“The neglect from which Summer Impressions has so far suffered at the hands of literary critics is due to a variety of reasons of which style is not the least. Dostoevsky, never a good stylist had at that time only a very slender experience as a journalist and he was obviously trying to evolve a way of writing that would enable him to put his ideas across in the most digestible form he could think of. Unfortunately the most digestible form he could think of was one which retained all his most glaring faults of style – repetitiveness, excessive colloquialism, discursiveness, slipshod grammar – and added two of its own: forced breeziness and waggish humour. The reader must make up his mind to disregard them. If he does, he will be amply repaid.”
Having those words echoing in your head you wonder where you go from there and the reality is nowhere very clear.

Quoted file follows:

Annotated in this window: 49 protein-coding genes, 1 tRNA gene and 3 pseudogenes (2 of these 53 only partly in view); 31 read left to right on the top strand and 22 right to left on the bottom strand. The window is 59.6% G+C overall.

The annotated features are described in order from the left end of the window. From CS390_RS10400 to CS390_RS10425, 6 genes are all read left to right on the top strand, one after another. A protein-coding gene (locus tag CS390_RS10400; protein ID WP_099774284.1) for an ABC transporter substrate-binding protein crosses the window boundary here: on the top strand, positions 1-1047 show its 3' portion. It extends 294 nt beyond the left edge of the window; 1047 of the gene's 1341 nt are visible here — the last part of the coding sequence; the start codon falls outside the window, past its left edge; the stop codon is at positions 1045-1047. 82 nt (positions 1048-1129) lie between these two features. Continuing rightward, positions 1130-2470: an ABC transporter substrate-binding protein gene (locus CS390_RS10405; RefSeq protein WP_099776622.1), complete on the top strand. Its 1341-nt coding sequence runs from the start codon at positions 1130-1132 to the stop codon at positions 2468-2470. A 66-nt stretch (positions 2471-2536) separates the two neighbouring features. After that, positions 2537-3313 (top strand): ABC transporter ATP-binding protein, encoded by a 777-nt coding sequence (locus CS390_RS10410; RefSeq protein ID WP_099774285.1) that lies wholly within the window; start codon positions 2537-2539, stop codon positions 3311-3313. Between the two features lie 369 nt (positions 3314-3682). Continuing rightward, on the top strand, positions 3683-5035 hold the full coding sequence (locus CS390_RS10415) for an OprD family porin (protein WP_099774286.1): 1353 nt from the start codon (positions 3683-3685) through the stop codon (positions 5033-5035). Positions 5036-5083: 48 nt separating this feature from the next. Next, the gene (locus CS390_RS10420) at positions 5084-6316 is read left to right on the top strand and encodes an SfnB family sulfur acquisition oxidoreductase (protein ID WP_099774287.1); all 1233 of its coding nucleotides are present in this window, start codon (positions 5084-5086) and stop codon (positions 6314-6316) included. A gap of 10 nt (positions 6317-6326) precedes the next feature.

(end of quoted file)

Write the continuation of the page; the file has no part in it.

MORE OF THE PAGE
Dostoevsky opts to tell his readers why he has chosen to make a trip, something he has never done before, out of Russia visiting Germany, France and England.
But the way he tells you is more to do with Russia than the places he goes with the first three chapters sharing his thoughts on why Russians travel and what they hope to see when they get there.
“People love the West in this country; they love it and when it comes to a certain point they all go there.”
You start to yearn for a little bit of travelogue after a while wondering quite what his impressions of Europe itself have been rather than just his feelings about fellow Russians.